Tag Archives: suspense

Coming Soon: Ghosts of Rosewood Asylum, by Stephen Prosapio

28 May

Last year, I reviewed a far-from-soporific pre-Inception tale of somnambulant adventures, Stephen Prosapio’s novel Dream War.  I’ve recently been notified that science fiction writer Prosapio is coming out with a new book in mid-June.  Here’s what he says about the soon-to-be published novel:

 It’s more along the lines of a Paranormal Suspense. My one sentence pitch is:  Forced to work with a rival TV ghost hunting show, a paranormal researcher—who is himself possessed—investigates a 19th century asylum and uncovers as many dangerous secrets as he does spirits.

In what seems to be a continuing pattern of copycatting my work, Hollywood is coming out with a slew of paranormal movies this summer…including one of a TV ghost hunter who’s investigating a closed insane asylum.

In what seems to be another continuing pattern of book publishing trends, here’s the book trailer for Rosewood:

Review forthcoming.

Verdict? SEAMS 16: A New Home, by Eric B. Thomasma

29 Jan

Author Eric B. Thomasma wrote his debut novel in and out of waiting rooms.  He writes as a preface to the Kindle version of the book:

My father was battling cancer at the time and I took him to all of his appointments.  Writing became a means of escaping the depressing circumstances and helped me maintain a positive attitude toward the treatments.  Sadly, my Dad lost his battle before I finished the story, so he was never able to read it, but I like to think he would approve.

With that said, SEAMS16: A New Home is a SF mystery strong enough to stand on its own without preface–Thomasma writes with clear, clean prose and solid storytelling.  His protagonists undergo realistic changes as the novel’s stream of events begins to flow (Charlie from a hopelessly innocent student to a leader in the face of… well, corporate and extraterrestrial danger).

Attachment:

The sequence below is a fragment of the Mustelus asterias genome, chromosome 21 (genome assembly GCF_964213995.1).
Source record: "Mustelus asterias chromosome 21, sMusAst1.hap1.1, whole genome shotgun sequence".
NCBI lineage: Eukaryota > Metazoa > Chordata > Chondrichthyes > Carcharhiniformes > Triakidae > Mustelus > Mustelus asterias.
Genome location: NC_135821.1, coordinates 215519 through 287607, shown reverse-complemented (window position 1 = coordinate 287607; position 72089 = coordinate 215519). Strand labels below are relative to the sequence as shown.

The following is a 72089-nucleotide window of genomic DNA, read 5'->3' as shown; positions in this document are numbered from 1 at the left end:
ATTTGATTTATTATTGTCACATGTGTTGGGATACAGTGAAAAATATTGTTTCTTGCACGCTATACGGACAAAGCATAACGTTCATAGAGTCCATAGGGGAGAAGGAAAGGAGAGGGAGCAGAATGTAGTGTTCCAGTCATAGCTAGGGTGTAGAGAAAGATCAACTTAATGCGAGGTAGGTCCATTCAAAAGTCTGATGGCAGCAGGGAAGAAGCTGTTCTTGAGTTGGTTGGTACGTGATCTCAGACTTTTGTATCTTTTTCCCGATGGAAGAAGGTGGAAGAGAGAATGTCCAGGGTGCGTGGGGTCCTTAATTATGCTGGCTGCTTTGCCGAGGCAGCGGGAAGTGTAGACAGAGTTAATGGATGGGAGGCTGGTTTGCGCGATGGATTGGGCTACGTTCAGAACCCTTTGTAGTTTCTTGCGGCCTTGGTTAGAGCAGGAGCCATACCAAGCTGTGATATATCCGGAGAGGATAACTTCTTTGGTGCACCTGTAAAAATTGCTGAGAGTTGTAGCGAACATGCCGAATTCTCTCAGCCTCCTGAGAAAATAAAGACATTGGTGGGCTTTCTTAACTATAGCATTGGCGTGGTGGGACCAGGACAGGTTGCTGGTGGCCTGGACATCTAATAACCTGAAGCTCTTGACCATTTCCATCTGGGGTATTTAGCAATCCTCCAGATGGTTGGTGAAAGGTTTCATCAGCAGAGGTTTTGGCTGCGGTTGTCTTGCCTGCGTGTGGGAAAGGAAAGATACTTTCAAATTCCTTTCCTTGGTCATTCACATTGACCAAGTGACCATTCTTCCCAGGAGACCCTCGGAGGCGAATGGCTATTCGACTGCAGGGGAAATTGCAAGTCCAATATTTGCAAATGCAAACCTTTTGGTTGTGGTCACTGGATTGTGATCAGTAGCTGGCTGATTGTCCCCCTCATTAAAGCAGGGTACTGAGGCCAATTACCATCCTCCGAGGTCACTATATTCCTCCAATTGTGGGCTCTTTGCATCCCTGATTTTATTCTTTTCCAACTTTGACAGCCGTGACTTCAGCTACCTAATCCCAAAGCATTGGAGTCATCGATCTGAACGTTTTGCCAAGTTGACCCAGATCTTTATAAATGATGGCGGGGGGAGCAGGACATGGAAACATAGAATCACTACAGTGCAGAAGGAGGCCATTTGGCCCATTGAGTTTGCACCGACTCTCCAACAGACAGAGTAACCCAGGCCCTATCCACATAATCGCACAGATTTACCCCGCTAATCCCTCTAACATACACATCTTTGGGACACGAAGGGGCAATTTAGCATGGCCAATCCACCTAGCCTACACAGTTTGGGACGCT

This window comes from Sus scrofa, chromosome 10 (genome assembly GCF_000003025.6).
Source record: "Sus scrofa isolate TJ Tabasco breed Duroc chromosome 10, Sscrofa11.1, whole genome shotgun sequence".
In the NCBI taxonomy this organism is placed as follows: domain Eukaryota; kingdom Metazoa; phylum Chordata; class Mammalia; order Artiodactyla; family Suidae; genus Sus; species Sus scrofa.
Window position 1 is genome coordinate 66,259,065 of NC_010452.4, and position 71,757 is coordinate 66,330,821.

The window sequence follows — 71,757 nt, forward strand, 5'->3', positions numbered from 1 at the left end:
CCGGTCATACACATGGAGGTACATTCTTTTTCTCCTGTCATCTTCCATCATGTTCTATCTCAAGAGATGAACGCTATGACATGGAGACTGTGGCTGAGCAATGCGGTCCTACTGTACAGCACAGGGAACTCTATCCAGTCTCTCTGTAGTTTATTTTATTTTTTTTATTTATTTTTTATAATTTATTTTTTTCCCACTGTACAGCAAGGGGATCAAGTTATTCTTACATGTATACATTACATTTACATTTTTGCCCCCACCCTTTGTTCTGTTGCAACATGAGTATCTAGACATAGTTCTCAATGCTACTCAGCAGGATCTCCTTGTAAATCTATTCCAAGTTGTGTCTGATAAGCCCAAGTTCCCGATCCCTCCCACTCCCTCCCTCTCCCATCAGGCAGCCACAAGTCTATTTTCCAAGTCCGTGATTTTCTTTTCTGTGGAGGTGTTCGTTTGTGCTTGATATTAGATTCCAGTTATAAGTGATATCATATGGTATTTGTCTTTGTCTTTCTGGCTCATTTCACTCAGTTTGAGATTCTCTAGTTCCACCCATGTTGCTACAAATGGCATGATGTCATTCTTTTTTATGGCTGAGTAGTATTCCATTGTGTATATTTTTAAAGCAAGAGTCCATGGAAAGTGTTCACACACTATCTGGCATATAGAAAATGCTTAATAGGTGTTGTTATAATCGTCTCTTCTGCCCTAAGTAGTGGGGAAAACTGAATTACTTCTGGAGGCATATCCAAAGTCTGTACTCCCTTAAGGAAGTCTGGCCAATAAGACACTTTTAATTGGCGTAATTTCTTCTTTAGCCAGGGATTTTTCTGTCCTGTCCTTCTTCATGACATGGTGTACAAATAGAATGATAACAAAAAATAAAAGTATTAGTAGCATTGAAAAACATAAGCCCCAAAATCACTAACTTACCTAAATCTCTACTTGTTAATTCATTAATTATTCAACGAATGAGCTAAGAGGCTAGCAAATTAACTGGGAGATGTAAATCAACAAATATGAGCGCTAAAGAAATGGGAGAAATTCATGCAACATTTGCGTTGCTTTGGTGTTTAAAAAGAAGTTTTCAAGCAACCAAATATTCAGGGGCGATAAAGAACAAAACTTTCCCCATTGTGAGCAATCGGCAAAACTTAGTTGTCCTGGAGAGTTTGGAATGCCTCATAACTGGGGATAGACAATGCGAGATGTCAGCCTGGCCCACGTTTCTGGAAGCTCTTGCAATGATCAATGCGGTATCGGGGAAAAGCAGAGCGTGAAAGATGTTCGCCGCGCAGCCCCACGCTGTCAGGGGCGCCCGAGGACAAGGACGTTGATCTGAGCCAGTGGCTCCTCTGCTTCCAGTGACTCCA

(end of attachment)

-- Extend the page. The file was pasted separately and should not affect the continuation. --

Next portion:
And while Charlie Samplin’s our hero, Thomasma crafts an equally compelling heroine in Susan Samplin, the space station technician’s sharp-witted wife.  If the cover art gives the perception that Susan’s a fragile little woman clinging for safety to her brawny husband, you’re being misled.  One of my greatest pet peeves about science fiction and fantasy is how poorly authors fashion leading ladies: so often they’re either non-existent, or implausibly two-dimensional.  But Susan Samplin can hold her own.

Reading Time: From a college student at the start of a busy new semester, two weeks.

Recommendation: Science fiction has gone mainstream–at least on television.  In the recent past and present we’ve had LOST, Fringe, The Cape, FlashForward, The Event, and V, just to name shows on the major networks.  The best way I can think to describe SEAMS16 is just that: mainstream.  Readers need not fear complicated jargon or subgenre in-jokes (as fun as those can be sometimes).  With stories of space travel, aliens, and creepy corporate entities so popular these days, any one who can read can read this book.

SEAMS16: A New Home is available as an ebook from Amazon for $0.99

Now Reading: The Lancaster Rule, by T.K. Toppin

22 Jan

Meanwhile, back on the blog…

As I finish up reviewing SEAMS16: A New Home, I’ll be starting T.K. Toppin’s SF suspense novel The Lancaster Rule.  I am preparing, quite naturally, by reading Richard III.  By the book description, after all, we can easily tell that Toppin is a Yorkist:

Lady Anne Neville?

The world loathes Josie Bettencourt’s kind– pod-survivors from the past. When death is certain, an ex-military and friend to the pod-hunters, saves her life. Unfortunately, she is soon arrested and taken straight to the Citadel, the heart of the Lancaster regime where they have ruled tyrannically for over fifty years. Now, young John is in power, hoping to make a change, to erase the wars, famines and unimaginable terror.

When Josie meets the frighteningly powerful John Lancaster, she has to ask, is he really the so-called tyrants’ spawn? She soon discovers who the true tyrants are by unraveling a deadly plot to take over the world.  And she realizes that her life in this new future are indelibly linked to the one she left behind.

Okay, so maybe that doesn’t sound like 15th-century England… at all.  And at $6.00 on Amazon, the price seems a little hefty for most indie SF.  But I’ll let you know if it’s worth it, right here, on the Scattering.

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